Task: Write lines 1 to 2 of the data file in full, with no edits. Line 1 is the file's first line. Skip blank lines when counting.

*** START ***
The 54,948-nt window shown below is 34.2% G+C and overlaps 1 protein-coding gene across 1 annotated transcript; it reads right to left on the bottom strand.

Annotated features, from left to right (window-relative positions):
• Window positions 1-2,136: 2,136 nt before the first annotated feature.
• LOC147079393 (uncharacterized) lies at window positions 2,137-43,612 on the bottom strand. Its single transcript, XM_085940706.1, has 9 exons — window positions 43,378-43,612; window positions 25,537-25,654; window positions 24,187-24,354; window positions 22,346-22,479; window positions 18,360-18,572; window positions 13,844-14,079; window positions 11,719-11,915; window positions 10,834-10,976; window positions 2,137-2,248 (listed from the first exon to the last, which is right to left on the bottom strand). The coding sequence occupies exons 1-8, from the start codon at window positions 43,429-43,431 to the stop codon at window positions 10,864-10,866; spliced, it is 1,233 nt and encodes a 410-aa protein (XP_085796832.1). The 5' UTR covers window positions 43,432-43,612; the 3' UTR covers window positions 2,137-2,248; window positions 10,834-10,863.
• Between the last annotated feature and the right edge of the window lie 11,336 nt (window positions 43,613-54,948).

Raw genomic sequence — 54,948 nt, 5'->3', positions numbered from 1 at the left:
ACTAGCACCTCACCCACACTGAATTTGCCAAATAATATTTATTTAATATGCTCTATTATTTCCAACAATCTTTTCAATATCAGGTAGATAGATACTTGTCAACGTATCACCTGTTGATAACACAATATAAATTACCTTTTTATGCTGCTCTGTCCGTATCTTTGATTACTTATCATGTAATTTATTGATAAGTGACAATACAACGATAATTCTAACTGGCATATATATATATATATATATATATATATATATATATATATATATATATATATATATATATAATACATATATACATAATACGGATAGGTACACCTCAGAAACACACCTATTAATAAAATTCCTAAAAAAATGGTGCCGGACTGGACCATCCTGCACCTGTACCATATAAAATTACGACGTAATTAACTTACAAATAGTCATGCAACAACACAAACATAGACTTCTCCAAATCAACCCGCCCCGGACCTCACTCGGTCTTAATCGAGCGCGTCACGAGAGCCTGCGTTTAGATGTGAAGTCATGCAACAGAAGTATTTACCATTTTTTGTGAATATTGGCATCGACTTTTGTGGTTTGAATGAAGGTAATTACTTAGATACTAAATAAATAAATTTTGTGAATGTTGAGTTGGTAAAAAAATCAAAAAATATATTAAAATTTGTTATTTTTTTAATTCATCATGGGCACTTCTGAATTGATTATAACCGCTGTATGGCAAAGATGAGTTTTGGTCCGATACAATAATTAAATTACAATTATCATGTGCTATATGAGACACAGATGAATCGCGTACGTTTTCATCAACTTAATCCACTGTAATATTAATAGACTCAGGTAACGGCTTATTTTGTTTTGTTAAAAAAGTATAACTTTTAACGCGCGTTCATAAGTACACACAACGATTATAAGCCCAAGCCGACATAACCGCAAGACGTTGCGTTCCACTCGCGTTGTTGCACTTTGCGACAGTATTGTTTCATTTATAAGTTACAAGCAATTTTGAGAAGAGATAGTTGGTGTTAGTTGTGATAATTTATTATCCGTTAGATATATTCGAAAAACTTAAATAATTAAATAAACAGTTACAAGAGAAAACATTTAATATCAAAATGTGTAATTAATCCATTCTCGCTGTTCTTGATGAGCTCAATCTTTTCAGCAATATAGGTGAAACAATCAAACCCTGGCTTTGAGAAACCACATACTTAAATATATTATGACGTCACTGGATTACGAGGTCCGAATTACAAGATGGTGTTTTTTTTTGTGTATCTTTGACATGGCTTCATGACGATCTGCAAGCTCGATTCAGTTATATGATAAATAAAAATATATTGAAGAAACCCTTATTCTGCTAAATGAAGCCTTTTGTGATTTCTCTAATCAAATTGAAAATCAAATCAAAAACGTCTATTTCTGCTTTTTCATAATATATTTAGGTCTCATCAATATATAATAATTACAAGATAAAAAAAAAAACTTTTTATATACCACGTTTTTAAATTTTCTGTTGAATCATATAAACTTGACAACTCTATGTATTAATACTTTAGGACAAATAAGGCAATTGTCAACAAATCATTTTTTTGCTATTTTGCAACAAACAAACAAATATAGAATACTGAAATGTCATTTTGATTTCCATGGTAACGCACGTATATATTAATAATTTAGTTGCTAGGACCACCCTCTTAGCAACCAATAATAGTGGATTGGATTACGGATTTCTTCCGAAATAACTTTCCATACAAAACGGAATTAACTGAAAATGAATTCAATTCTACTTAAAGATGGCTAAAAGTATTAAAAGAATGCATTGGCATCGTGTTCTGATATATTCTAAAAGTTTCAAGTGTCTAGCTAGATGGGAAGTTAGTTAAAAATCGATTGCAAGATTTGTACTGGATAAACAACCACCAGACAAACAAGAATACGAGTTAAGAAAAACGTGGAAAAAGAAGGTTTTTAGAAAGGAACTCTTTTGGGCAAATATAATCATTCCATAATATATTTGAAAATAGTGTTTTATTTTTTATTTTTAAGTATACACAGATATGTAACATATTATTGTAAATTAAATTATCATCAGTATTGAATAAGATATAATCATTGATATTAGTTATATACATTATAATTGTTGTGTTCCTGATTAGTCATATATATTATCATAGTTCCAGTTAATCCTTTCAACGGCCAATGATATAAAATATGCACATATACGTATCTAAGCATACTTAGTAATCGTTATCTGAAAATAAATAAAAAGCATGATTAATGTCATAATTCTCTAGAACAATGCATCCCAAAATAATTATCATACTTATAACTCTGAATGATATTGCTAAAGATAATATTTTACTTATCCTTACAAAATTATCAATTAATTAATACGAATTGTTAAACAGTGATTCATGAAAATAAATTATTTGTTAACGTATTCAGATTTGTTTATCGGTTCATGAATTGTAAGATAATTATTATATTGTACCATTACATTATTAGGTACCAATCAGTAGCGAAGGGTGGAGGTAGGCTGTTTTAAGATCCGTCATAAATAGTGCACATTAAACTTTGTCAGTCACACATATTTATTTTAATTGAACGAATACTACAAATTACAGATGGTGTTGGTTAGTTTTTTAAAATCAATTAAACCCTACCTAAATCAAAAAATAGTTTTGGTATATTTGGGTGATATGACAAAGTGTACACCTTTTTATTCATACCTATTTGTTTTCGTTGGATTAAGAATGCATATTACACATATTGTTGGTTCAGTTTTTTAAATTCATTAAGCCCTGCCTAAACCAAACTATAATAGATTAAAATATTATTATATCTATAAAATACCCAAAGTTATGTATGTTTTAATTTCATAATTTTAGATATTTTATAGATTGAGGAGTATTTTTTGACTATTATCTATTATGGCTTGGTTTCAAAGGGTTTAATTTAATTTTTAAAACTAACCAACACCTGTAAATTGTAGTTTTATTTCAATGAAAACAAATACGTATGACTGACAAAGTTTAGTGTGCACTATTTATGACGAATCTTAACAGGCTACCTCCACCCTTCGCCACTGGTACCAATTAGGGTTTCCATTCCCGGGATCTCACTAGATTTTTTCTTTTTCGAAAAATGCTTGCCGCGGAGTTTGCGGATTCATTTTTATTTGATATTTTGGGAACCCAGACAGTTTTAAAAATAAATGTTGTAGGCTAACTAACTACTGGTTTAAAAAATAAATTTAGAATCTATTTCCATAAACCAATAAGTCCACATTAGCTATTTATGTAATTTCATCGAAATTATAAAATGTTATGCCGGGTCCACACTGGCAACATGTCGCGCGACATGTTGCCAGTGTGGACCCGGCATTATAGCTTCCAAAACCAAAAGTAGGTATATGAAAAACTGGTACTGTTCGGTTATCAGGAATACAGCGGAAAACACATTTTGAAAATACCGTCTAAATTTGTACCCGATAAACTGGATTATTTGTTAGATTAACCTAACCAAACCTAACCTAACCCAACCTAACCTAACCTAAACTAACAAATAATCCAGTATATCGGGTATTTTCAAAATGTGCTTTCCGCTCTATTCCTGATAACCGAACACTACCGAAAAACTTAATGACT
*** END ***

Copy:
The 54,948-nt window shown below is 34.2% G+C and overlaps 1 protein-coding gene across 1 annotated transcript; it reads right to left on the bottom strand.

Annotated features, from left to right (window-relative positions):